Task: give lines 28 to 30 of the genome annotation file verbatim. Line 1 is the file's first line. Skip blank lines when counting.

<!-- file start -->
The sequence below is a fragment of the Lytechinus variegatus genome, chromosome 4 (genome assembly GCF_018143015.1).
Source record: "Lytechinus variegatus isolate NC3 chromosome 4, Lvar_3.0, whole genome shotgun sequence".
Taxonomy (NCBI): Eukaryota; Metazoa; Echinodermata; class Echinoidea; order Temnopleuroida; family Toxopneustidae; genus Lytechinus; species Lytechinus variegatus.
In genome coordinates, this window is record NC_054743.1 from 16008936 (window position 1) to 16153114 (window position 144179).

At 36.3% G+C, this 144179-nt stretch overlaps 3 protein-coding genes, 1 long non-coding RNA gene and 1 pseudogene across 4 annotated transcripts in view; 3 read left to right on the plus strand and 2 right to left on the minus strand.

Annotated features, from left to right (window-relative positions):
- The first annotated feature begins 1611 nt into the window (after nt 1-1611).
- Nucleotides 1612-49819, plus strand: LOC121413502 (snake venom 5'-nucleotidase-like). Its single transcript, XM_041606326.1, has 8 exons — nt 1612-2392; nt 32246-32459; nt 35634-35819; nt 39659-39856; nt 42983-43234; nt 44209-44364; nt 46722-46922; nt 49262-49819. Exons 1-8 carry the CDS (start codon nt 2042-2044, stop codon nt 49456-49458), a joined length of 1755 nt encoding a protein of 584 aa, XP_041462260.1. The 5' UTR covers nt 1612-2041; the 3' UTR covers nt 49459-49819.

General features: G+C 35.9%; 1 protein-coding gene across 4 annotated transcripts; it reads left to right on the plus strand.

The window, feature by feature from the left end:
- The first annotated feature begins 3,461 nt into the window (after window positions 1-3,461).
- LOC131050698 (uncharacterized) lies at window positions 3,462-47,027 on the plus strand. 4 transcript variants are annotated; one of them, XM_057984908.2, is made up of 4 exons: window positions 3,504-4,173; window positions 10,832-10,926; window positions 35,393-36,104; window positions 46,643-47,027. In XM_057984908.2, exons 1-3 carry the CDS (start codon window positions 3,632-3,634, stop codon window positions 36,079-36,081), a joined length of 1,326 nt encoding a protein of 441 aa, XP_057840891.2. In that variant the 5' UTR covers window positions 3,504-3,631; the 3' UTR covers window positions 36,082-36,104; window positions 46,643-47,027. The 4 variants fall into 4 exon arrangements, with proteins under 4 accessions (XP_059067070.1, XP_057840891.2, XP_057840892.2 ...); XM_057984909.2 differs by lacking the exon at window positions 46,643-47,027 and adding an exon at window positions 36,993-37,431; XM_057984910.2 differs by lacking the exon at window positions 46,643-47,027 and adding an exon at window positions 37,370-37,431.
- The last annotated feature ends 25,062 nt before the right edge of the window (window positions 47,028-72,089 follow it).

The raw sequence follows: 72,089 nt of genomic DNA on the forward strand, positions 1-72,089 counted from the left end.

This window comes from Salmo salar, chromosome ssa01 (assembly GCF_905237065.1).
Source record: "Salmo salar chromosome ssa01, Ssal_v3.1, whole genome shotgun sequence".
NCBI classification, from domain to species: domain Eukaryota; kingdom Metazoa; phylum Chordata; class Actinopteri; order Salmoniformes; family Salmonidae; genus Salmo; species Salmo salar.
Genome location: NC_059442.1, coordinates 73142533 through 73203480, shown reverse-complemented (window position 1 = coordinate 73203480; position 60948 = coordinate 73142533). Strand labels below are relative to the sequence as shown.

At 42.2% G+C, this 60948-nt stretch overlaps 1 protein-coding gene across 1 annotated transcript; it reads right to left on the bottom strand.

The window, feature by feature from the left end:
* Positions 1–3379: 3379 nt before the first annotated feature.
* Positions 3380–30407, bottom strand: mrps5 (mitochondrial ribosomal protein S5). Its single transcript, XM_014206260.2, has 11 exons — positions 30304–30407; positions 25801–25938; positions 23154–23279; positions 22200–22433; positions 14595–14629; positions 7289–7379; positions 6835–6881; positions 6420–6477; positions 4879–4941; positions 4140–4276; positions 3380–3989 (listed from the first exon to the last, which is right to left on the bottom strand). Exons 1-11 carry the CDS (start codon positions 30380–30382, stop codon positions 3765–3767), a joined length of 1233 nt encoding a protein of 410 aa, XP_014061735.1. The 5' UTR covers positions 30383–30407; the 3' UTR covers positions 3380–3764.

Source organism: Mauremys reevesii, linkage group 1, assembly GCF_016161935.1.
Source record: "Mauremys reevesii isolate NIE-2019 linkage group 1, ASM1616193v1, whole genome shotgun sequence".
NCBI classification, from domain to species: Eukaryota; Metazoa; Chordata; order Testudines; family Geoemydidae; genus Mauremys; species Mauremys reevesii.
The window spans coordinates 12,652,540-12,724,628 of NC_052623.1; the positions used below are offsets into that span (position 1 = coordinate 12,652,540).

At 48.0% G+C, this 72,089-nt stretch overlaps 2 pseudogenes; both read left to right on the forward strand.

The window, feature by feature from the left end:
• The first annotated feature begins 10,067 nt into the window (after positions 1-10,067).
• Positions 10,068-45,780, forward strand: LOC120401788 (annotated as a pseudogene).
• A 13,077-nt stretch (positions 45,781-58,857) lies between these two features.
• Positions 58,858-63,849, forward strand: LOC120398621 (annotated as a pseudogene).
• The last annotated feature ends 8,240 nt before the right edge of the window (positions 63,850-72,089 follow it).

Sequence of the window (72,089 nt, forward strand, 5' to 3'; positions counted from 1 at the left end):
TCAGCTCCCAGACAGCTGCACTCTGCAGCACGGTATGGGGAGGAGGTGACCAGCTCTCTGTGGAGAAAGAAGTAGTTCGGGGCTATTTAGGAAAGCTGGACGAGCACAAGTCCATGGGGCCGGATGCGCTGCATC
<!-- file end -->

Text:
The window, feature by feature from the left end:
• The first annotated feature begins 10,067 nt into the window (after positions 1-10,067).
• Positions 10,068-45,780, forward strand: LOC120401788 (annotated as a pseudogene).